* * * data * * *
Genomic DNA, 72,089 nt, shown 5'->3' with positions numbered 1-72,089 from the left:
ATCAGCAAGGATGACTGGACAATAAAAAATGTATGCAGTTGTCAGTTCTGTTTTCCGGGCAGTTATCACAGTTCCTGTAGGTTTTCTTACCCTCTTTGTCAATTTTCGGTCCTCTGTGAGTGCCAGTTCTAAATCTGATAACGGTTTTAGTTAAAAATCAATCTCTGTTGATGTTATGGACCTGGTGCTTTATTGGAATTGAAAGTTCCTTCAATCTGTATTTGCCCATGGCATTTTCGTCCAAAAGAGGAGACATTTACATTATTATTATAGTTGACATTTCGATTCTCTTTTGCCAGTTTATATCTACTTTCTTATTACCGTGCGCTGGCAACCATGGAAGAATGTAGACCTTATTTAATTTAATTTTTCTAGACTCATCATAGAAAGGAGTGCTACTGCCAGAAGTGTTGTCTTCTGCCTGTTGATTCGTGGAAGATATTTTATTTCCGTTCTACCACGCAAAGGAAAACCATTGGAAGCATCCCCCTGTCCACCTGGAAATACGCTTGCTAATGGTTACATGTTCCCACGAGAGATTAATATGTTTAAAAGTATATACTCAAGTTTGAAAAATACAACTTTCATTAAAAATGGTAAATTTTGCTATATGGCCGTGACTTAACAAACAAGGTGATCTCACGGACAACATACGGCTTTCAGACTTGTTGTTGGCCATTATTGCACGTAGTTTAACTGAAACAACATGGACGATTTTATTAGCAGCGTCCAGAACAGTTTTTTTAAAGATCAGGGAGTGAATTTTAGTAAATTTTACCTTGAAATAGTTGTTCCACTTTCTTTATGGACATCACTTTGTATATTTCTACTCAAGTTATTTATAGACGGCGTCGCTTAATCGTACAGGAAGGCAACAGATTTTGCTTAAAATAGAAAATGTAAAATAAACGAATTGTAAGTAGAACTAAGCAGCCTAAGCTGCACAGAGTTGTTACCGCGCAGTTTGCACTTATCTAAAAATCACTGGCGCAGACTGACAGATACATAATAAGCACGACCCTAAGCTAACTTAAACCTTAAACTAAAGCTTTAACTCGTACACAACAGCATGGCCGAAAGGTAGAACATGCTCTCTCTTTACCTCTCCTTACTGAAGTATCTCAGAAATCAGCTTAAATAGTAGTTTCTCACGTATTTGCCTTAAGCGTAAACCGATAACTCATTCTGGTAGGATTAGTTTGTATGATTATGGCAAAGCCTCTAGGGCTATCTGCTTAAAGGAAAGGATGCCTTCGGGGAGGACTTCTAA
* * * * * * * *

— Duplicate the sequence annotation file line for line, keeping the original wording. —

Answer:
Genomic DNA, 72,089 nt, shown 5'->3' with positions numbered 1-72,089 from the left:
ATCAGCAAGGATGACTGGACAATAAAAAATGTATGCAGTTGTCAGTTCTGTTTTCCGGGCAGTTATCACAGTTCCTGTAGGTTTTCTTACCCTCTTTGTCAATTTTCGGTCCTCTGTGAGTGCCAGTTCTAAATCTGATAACGGTTTTAGTTAAAAATCAATCTCTGTTGATGTTATGGACCTGGTGCTTTATTGGAATTGAAAGTTCCTTCAATCTGTATTTGCCCATGGCATTTTCGTCCAAAAGAGGAGACATTTACATTATTATTATAGTTGACATTTCGATTCTCTTTTGCCAGTTTATATCTACTTTCTTATTACCGTGCGCTGGCAACCATGGAAGAATGTAGACCTTATTTAATTTAATTTTTCTAGACTCATCATAGAAAGGAGTGCTACTGCCAGAAGTGTTGTCTTCTGCCTGTTGATTCGTGGAAGATATTTTATTTCCGTTCTACCACGCAAAGGAAAACCATTGGAAGCATCCCCCTGTCCACCTGGAAATACGCTTGCTAATGGTTACATGTTCCCACGAGAGATTAATATGTTTAAAAGTATATACTCAAGTTTGAAAAATACAACTTTCATTAAAAATGGTAAATTTTGCTATATGGCCGTGACTTAACAAACAAGGTGATCTCACGGACAACATACGGCTTTCAGACTTGTTGTTGGCCATTATTGCACGTAGTTTAACTGAAACAACATGGACGATTTTATTAGCAGCGTCCAGAACAGTTTTTTTAAAGATCAGGGAGTGAATTTTAGTAAATTTTACCTTGAAATAGTTGTTCCACTTTCTTTATGGACATCACTTTGTATATTTCTACTCAAGTTATTTATAGACGGCGTCGCTTAATCGTACAGGAAGGCAACAGATTTTGCTTAAAATAGAAAATGTAAAATAAACGAATTGTAAGTAGAACTAAGCAGCCTAAGCTGCACAGAGTTGTTACCGCGCAGTTTGCACTTATCTAAAAATCACTGGCGCAGACTGACAGATACATAATAAGCACGACCCTAAGCTAACTTAAACCTTAAACTAAAGCTTTAACTCGTACACAACAGCATGGCCGAAAGGTAGAACATGCTCTCTCTTTACCTCTCCTTACTGAAGTATCTCAGAAATCAGCTTAAATAGTAGTTTCTCACGTATTTGCCTTAAGCGTAAACCGATAACTCATTCTGGTAGGATTAGTTTGTATGATTATGGCAAAGCCTCTAGGGCTATCTGCTTAAAGGAAAGGATGCCTTCGGGGAGGACTTCTAA